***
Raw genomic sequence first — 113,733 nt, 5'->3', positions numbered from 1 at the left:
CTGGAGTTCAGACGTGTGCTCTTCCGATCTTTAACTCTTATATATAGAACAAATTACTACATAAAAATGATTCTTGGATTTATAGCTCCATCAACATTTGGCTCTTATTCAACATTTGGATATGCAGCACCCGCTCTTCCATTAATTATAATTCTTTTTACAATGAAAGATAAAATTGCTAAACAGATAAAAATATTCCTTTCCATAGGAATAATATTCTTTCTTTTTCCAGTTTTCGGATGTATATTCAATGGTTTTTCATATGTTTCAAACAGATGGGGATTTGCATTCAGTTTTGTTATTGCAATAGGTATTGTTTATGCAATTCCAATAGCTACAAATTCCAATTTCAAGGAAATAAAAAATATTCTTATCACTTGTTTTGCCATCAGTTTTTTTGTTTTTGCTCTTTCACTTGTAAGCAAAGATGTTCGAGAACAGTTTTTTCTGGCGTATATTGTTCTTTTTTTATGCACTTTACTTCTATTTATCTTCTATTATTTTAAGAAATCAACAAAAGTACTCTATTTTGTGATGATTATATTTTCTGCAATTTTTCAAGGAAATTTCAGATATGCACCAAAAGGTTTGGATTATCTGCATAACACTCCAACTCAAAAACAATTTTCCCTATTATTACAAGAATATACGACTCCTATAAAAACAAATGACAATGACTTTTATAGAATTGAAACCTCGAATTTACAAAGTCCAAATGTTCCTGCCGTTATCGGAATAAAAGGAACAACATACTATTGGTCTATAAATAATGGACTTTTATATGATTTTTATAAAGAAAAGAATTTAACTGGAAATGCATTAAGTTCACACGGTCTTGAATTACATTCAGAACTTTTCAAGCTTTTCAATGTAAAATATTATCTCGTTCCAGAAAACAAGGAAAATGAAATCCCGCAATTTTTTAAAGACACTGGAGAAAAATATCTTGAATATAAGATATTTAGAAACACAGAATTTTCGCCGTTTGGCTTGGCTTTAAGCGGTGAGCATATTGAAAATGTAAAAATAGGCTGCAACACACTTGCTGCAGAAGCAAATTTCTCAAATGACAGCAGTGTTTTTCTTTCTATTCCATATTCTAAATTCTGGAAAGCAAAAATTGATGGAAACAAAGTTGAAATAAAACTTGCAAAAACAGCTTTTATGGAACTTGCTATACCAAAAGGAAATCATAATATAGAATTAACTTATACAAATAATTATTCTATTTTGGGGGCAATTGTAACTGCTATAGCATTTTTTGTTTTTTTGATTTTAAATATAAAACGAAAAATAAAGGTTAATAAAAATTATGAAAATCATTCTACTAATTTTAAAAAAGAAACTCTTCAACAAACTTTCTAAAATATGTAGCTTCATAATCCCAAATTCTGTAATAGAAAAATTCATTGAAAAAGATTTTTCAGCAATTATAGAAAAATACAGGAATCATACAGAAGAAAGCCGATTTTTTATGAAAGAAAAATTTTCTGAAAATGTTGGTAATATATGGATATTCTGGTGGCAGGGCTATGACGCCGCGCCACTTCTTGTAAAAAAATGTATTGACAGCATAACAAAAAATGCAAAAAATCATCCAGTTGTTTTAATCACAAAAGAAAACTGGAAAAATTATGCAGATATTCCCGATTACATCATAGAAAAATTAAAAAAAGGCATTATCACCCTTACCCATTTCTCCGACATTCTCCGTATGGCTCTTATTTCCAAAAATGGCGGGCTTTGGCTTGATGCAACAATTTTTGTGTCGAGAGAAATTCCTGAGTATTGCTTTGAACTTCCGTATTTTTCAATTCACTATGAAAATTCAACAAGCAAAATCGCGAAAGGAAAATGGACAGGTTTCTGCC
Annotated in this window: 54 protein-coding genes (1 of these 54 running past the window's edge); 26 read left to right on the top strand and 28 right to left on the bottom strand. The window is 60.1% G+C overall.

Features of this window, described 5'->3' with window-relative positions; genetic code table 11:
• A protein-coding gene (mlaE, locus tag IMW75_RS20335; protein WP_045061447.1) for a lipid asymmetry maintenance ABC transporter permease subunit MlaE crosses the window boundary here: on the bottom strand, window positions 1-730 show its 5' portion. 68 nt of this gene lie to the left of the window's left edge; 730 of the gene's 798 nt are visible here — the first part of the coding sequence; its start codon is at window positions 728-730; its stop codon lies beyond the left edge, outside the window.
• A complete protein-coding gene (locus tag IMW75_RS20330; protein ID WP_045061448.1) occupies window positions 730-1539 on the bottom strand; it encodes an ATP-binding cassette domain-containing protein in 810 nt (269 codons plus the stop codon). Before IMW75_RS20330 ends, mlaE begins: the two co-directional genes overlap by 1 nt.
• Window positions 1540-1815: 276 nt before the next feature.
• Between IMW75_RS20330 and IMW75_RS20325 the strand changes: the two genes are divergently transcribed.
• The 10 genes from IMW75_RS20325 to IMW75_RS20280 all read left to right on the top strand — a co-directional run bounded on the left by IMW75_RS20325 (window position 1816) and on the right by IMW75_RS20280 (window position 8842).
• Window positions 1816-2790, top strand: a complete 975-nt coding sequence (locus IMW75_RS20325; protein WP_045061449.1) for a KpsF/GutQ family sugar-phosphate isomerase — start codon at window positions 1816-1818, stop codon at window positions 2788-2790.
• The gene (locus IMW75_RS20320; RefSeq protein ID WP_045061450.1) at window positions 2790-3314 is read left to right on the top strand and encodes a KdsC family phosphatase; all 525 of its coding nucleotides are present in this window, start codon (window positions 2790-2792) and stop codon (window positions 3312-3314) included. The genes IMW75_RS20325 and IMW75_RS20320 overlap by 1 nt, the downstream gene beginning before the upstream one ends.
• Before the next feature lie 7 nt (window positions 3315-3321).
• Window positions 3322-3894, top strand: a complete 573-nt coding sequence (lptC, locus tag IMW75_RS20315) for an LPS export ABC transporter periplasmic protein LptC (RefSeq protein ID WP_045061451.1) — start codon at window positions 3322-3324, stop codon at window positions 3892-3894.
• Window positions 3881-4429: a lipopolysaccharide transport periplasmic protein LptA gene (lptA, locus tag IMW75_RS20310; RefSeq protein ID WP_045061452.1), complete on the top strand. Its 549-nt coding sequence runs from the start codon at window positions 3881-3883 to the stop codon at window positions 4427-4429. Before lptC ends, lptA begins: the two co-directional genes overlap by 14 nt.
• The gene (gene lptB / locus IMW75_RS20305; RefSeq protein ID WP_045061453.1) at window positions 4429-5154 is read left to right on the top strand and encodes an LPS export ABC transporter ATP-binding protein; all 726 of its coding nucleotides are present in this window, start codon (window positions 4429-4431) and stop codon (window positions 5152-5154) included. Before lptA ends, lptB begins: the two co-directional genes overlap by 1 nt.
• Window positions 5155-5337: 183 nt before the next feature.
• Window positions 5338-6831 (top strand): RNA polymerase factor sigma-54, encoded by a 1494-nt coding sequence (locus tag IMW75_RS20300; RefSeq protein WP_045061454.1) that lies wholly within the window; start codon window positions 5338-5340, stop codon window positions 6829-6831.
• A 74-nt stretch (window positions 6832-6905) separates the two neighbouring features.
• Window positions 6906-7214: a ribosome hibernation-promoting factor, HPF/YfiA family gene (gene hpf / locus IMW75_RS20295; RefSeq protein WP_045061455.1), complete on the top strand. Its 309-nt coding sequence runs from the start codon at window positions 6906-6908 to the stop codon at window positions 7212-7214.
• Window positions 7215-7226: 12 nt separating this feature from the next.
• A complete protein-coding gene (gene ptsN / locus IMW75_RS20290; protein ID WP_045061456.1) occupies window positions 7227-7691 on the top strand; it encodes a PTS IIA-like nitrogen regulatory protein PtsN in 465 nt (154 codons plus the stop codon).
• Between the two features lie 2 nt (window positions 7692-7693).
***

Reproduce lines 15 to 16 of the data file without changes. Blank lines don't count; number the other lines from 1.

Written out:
• The gene (gene lptB / locus IMW75_RS20305; RefSeq protein ID WP_045061453.1) at window positions 4429-5154 is read left to right on the top strand and encodes an LPS export ABC transporter ATP-binding protein; all 726 of its coding nucleotides are present in this window, start codon (window positions 4429-4431) and stop codon (window positions 5152-5154) included. Before lptA ends, lptB begins: the two co-directional genes overlap by 1 nt.
• Window positions 5155-5337: 183 nt before the next feature.